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“That reminds me of a story….” So begins many conversations with those high in Communication. The Communication theme likes to talk, describe, explain, host, tell stories, speak in public. Individuals with Communication in their top five are verbally influential, and rarely have trouble coming up with just the right word or the perfect metaphor to illustrate and animate their point. Those with strong Communication talents paint the picture with words so that others can vividly see what they are describing. They are good conversationalists, and can strike up a conversation with just about anyone.As this theme matures, Communication is not only a good talker, but a good listener as well – true communication is a two-way street and the give and take of genuine conversation is essential to both understanding and being understood. In this installment of Compare and Contrast, I look at the differences and similarities between Communication and Woo, Intellection, and Positivity.
Communication and Woo Communication and Woo (Winning Others Over) often show up together in an individual’s Top Five. Both are influencing themes, and both have an outgoing, social aspect to them. While Woo is about social influence, Communication is about verbal influence. Both are about connection – Woo connects with others through breaking the ice and taking the first step; Communication connects with others through finding the right words – either making the initiative or responding to the outreach of another. Woo finds energy in meeting new people; Communication finds energy in talking to new people. For Woo the thrill is in the meeting, and for Communication the thrill is in the ensuing conversation. If the conversation is stimulating, those high in Communication will continue with the same person for hours – while a person high in Woo will get antsy after a while and start looking for someone else to meet. Communication and Intellection In many ways, Communication and Intellection are opposites. Communication is externally energized and Intellection is internally energized. Communication comes to clarity around ideas by talking them through -- those high in Communication always seem to be seeking out others to “bounce some ideas” off them or “let me talk this idea through” with; they “think out loud.” By contrast, those high in Intellection need to “think things through” before talking about their ideas, and need time alone to think. Individuals high in Communication tend to like group brainstorming sessions where they can think out loud and be stimulated by the ideas of others, while individuals high in Intellection would prefer to have some prep time to think things through before coming to a brainstorming session so they can present their best ideas. Communication learns best when talking to others; Intellection learns best when alone and quiet. Communication and Positivity As is the case with Woo, Positivity tends to show up very close to Communication in an individual’s Theme Sequence Report. In fact, this trio tends to show up either in pairs with one of the others or all three together. Communication and Positivity share many similarities, but also have some differences as well. While Communication is about verbal influence, Positivity is about emotional influence – even though it is primarily a relationship building theme. Positivity lifts and lightens the emotions of others, not necessarily through words alone. Communication stirs the emotions of others through words, sometimes positively and sometimes negatively. Positivity needs to laugh, smile, and hope. Communication needs to talk, tell, and explain. Those high in Positivity see the glass as always half full; those high in Communication can tell an intriguing story about the glass and how it came to hold such an amazing and interesting concoction – and who drank half of it.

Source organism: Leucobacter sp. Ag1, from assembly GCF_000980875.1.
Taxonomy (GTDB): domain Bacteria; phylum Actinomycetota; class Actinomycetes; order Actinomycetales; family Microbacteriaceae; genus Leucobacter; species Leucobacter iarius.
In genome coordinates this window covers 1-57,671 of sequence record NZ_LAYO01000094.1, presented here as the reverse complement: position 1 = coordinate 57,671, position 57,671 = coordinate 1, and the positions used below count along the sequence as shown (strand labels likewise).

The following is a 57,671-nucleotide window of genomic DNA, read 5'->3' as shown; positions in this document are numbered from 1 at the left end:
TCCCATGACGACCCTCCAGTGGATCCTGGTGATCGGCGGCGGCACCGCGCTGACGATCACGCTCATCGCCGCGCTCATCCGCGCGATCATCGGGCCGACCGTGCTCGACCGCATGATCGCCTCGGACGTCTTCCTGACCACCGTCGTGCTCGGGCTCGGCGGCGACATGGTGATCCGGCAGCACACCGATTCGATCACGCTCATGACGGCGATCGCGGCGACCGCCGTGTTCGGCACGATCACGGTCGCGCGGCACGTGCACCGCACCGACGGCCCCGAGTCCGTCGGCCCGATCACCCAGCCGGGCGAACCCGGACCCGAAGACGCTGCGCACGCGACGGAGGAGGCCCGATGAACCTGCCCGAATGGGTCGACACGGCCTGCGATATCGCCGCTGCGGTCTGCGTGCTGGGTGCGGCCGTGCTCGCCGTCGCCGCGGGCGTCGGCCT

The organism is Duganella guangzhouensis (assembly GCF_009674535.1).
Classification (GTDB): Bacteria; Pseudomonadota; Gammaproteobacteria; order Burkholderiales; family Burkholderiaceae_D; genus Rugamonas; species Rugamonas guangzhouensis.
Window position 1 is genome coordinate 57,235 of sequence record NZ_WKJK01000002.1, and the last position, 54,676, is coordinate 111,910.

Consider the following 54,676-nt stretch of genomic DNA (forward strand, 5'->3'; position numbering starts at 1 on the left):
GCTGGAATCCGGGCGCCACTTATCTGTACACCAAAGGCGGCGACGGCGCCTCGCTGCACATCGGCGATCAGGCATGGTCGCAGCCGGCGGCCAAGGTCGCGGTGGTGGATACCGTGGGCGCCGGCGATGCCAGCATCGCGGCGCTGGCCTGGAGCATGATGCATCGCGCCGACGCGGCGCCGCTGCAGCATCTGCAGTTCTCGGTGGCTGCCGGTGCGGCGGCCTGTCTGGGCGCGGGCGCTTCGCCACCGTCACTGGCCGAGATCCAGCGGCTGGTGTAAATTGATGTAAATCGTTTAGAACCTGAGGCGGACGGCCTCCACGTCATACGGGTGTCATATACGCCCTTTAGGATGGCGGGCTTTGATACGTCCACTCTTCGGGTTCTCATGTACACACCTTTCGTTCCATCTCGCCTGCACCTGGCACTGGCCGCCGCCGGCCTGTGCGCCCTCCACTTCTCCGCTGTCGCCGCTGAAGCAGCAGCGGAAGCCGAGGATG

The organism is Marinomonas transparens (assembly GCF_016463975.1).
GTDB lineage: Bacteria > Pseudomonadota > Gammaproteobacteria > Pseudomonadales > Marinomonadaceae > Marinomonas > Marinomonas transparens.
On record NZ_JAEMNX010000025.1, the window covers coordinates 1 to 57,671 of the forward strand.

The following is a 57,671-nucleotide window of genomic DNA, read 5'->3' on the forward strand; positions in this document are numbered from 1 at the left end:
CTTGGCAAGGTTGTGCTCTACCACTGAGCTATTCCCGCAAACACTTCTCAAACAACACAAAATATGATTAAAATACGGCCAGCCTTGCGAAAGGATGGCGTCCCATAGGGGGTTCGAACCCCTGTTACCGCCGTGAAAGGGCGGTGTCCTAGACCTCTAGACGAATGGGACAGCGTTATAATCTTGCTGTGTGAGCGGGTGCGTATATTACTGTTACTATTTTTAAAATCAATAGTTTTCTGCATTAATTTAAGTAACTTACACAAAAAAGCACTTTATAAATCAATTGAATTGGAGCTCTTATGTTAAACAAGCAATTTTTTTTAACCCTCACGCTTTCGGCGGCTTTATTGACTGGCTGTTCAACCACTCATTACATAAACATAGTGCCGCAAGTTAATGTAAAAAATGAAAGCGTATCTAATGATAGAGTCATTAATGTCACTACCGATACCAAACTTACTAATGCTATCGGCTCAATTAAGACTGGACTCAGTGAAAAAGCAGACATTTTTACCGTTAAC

Albert L. Winseman, D.Min., is a Senior Learning and Development Consultant at Gallup. Al brings deep expertise in employee and customer engagement, executive leadership and organizational dynamics to his consulting work with Gallup’s clients. He consults with senior leaders, executives and front-line managers to improve employee and customer engagement and to implement strategic initiatives that drive business growth.
Al's top 5 strengths are: Ideation | Futuristic | Maximizer | Strategic | Command. Registertoday for the 2017 CliftonStrengths Summit!